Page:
80 years ago, the story of the Papin sisters took France by storm. They were white slaves to an upper class family, and it drove them to murder. Playwright Wendy Kesselman wrote “My Sister in This House,” a play based on the sisters’ story, in 1982. Now, with the help of director Michael Unger, she has adapted the script for a non-hearing audience at Deaf West Theatre in North Hollywood. KPCC’s Steve Julian met with Unger, the deaf actresses, and their speaking counterparts. COME INSIDE for details and a transcript of Steve's story.
THE DEAF WEST PRODUCTION OF "MY SISTER IN THIS HOUSE" STARS TWO DEAF ACTRESSES, DEANNE BRAY AND AMBER ZION. THEY PORTRAY CHRISTINE AND LEA PAPIN.
ONSTAGE, THEY USE SIGN LANGUAGE TO COMMUNICATE WITH EACH OTHER AND WITH MANY IN THE AUDIENCE. FOR THOSE WHO HEAR, THEIR WORDS ARE SPOKEN BY ACTRESSES DARRIN REVITZ AND LINDSAY EVANS.
IT SOUNDS A LITTLE COMPLICATED BUT, TRUST ME, AFTER SEEING DEAF WEST’S PRODUCTION OF “PIPPIN” LAST YEAR AT THE MARK TAPER FORUM, IT ALL MAKES SENSE.
FOR OUR INTERVIEW, I WAS JOINED BY ELIZABETH GREENE WHO TRANSLATED FOR AMBER, WHO PLAYS LEA, AND DEANNE, WHO PLAYS CHRISTINE.
EG: [Interpreting for Christine] It’s clear that Christine believed that, in a past life, she was Lea’s husband.
SJ: Christine and Lea were believed to have become lovers while in their twenties.
EG: [Interpreting for Christine] They were very, very close, but if they were lovers, it was in an innocent fashion.
SJ: When they were working as maids for the Lancelins in Le Mans, France, Christine and Lea were not allowed to converse with the residents, leave the house, or even use the bathroom – they had to use a bucket. Until one day...
EG: [Interpreting for Christine] We exchanged instruments with each other. I did exchange a hammer and other instruments with my sister, and we washed all of the blood off of ourselves. And then, when we came back, we put on our nightgowns and sat in bed, waiting for authorities to arrive.
SJ: They had brutally killed Madam Lancelin and her young daughter. I asked Amber if she could relate to the sense of isolation her character must have felt.
EG: [Interpreting for Lea] Yes, I can relate to it because, growing up deaf, I had a lot of oppression, myself, so I do feel a connection with Lea.
SJ: I could only imagine the interplay between the deaf and speaking actresses – whether either Lindsay or Darrin ever felt they were interpreting as opposed to acting?
DR: No! Because what they’re doing is almost like (EG: No, no, no! laughter) … because what they’re doing—
EG: Christine wants to add input… Christine’s saying, when it comes time for Amber, who plays the character of Lea, myself, to have emotion or to cry, they are sitting in their chairs, our voice actors, with wet tears rolling down their faces. They are doing the crying, the real crying as much as we are. And when that actually happened in rehearsal, Christine says, director Michael Unger spoke up. He said, I don’t see four women. I see two women. [pause]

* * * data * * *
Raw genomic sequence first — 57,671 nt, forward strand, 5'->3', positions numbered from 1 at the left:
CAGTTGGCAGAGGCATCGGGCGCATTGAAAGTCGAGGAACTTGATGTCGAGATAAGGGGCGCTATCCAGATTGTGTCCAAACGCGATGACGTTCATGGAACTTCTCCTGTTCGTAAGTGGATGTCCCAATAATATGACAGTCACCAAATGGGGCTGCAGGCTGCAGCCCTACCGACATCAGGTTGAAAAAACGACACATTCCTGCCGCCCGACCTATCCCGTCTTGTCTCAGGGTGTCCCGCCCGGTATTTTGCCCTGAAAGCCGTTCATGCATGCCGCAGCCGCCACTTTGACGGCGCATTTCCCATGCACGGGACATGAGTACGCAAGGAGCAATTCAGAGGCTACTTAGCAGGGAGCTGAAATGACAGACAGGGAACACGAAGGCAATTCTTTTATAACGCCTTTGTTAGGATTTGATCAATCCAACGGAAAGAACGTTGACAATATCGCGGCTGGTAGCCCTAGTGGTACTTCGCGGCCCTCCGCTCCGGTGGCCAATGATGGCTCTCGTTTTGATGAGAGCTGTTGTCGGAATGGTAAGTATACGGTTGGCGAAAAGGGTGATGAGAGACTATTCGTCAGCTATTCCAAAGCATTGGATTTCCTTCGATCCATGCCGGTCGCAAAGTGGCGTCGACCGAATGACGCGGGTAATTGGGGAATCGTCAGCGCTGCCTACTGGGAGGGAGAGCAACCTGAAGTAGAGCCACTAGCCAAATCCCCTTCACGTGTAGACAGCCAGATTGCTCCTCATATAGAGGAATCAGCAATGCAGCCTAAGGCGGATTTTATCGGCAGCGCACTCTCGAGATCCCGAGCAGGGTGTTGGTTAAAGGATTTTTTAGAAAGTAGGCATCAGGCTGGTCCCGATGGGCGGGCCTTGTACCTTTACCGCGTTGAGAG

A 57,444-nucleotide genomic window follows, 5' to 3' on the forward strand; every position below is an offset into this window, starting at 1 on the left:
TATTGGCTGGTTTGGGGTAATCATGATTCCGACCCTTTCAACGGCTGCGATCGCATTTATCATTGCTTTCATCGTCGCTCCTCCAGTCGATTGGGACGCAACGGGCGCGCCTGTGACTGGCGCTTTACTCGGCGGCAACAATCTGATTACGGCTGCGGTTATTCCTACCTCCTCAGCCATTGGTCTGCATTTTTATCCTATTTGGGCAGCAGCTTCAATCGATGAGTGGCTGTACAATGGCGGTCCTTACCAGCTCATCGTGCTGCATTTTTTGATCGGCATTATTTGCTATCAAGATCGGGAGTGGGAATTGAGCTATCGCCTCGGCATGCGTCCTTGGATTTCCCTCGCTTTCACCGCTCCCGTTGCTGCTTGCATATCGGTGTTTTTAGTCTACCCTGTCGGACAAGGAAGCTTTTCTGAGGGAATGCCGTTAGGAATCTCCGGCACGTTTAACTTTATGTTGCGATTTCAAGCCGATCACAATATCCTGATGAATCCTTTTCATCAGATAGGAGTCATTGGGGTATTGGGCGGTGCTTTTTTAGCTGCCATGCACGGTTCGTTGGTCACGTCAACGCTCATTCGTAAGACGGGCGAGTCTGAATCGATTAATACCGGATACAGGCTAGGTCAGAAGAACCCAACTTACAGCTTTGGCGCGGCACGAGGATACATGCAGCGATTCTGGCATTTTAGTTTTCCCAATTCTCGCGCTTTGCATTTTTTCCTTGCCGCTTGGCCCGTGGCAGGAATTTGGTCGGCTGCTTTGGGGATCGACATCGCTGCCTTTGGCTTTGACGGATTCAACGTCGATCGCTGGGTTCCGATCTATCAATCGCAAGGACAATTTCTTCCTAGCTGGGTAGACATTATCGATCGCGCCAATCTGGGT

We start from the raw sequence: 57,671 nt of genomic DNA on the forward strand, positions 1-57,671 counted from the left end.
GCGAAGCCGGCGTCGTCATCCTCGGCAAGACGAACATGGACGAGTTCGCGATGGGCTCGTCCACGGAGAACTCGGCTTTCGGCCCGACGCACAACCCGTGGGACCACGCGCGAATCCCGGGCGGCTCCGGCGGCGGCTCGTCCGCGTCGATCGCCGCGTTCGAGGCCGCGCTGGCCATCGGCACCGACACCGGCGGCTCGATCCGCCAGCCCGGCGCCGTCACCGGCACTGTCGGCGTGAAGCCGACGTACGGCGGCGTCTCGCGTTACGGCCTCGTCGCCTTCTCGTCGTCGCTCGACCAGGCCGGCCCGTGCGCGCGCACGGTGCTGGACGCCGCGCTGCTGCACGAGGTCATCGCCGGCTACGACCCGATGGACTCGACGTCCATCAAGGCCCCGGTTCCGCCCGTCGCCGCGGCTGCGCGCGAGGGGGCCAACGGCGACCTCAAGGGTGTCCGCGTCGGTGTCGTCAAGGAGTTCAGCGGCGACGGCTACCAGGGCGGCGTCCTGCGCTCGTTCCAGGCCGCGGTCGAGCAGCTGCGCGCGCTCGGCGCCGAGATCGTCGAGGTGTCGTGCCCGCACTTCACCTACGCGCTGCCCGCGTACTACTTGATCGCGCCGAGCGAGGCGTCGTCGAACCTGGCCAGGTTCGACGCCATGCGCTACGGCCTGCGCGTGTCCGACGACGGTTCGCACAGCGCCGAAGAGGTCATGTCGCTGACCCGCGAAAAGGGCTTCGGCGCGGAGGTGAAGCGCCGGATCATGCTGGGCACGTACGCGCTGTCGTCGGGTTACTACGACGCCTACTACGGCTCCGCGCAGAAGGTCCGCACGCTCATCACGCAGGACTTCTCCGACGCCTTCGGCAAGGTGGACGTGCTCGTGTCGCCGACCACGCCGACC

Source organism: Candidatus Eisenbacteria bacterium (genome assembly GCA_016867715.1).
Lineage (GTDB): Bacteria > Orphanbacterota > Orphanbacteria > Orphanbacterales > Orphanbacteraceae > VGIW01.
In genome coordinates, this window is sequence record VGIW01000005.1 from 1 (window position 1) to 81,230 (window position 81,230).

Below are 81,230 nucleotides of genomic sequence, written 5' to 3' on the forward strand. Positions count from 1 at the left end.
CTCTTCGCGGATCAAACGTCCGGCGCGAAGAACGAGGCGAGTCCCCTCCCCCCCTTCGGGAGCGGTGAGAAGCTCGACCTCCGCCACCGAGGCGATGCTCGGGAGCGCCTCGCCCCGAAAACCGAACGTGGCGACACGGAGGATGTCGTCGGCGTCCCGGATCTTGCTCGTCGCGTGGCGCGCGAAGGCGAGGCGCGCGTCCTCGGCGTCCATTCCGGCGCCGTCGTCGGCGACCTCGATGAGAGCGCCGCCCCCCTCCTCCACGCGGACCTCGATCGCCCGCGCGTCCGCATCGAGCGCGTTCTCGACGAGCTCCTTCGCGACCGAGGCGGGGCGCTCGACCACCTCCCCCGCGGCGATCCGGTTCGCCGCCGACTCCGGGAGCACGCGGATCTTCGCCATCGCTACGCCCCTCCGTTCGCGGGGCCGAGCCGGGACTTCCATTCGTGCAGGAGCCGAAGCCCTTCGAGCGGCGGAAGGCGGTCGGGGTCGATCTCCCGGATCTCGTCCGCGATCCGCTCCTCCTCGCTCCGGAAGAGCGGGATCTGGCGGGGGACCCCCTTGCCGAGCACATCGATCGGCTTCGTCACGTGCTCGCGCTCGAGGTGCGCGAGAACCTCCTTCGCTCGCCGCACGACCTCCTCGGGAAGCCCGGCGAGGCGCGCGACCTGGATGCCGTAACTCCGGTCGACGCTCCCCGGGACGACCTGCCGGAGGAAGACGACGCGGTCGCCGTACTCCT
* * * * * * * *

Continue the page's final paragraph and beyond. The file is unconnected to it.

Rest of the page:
SJ: Darrin Revitz…
DR: But I do get intimidated sometimes and I don’t know sign language, so it’s hard to communicate, and I don’t want to make them uncomfortable, for lack of a better word, what is my ignorance of their language.
SJ: Director Michael Unger demands a level playing field for hearing and non-hearing audiences. He discovered during previews, for example, that deaf audience members didn’t realize the women were screaming during blackouts. Elizabeth, speaking for Christine, explained…
EG: What they’ve added is some reverberation beneath the seats, plus flashbulbs, a flashbulb approach, of technical lighting. And at the same time the flashbulb goes off, the audience feels a rumbling, so there were moments that had to be shifted and adjusted to make the moment equitable for all.
DR: These worlds are not equal. He wanted the hearing audience to be out of their element for a portion of the show and the deaf audience to be out of their element for a portion of the show, which I think mirrors what you’re seeing on stage in that it’s not a parallel world.
SJ: “My Sister in This House” runs through May 20 at Deaf West Theatre in North Hollywood. My thanks to Elizabeth Greene for interpreting the comments of deaf actresses Deanne Bray and Amber Zion. The double murders in 1933 also prompted French writer Jean Genet to write the play “The Maids.” It opens April 29 at The Moth Theatre in Los Angeles. We’ll have all those details at kpcc.org, click on Offramp. For Offram, I’m Steve Julian.